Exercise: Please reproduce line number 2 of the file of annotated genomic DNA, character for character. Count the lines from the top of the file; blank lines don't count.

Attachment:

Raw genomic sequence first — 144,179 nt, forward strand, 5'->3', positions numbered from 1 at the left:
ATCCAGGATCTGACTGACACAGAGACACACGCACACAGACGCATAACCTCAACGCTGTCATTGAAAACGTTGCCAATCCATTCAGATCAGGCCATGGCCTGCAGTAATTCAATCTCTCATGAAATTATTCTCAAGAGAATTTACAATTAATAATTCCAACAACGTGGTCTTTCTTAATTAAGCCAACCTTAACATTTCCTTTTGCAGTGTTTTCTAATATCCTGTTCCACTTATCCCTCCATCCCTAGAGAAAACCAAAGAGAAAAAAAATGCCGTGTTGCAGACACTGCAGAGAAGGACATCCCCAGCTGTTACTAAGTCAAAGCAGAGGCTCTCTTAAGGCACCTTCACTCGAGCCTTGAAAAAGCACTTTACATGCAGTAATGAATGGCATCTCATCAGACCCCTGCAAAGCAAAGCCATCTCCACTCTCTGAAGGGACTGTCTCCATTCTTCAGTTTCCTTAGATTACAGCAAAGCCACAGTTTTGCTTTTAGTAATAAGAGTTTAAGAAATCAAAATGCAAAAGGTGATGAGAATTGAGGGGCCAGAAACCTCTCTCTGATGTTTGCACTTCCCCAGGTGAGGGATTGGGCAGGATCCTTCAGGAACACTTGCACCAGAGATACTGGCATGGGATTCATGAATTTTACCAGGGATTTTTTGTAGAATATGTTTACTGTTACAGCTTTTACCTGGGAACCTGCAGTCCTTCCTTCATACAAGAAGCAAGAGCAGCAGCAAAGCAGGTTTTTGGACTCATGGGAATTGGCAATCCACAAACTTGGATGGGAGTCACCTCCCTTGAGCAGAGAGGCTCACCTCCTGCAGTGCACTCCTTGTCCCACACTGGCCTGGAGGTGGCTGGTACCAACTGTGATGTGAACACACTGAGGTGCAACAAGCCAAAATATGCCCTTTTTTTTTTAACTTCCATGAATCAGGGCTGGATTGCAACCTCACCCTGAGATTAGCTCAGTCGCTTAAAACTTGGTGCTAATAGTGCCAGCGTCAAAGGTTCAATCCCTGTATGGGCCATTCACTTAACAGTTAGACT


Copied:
ATCCAGGATCTGACTGACACAGAGACACACGCACACAGACGCATAACCTCAACGCTGTCATTGAAAACGTTGCCAATCCATTCAGATCAGGCCATGGCCTGCAGTAATTCAATCTCTCATGAAATTATTCTCAAGAGAATTTACAATTAATAATTCCAACAACGTGGTCTTTCTTAATTAAGCCAACCTTAACATTTCCTTTTGCAGTGTTTTCTAATATCCTGTTCCACTTATCCCTCCATCCCTAGAGAAAACCAAAGAGAAAAAAAATGCCGTGTTGCAGACACTGCAGAGAAGGACATCCCCAGCTGTTACTAAGTCAAAGCAGAGGCTCTCTTAAGGCACCTTCACTCGAGCCTTGAAAAAGCACTTTACATGCAGTAATGAATGGCATCTCATCAGACCCCTGCAAAGCAAAGCCATCTCCACTCTCTGAAGGGACTGTCTCCATTCTTCAGTTTCCTTAGATTACAGCAAAGCCACAGTTTTGCTTTTAGTAATAAGAGTTTAAGAAATCAAAATGCAAAAGGTGATGAGAATTGAGGGGCCAGAAACCTCTCTCTGATGTTTGCACTTCCCCAGGTGAGGGATTGGGCAGGATCCTTCAGGAACACTTGCACCAGAGATACTGGCATGGGATTCATGAATTTTACCAGGGATTTTTTGTAGAATATGTTTACTGTTACAGCTTTTACCTGGGAACCTGCAGTCCTTCCTTCATACAAGAAGCAAGAGCAGCAGCAAAGCAGGTTTTTGGACTCATGGGAATTGGCAATCCACAAACTTGGATGGGAGTCACCTCCCTTGAGCAGAGAGGCTCACCTCCTGCAGTGCACTCCTTGTCCCACACTGGCCTGGAGGTGGCTGGTACCAACTGTGATGTGAACACACTGAGGTGCAACAAGCCAAAATATGCCCTTTTTTTTTTAACTTCCATGAATCAGGGCTGGATTGCAACCTCACCCTGAGATTAGCTCAGTCGCTTAAAACTTGGTGCTAATAGTGCCAGCGTCAAAGGTTCAATCCCTGTATGGGCCATTCACTTAACAGTTAGACT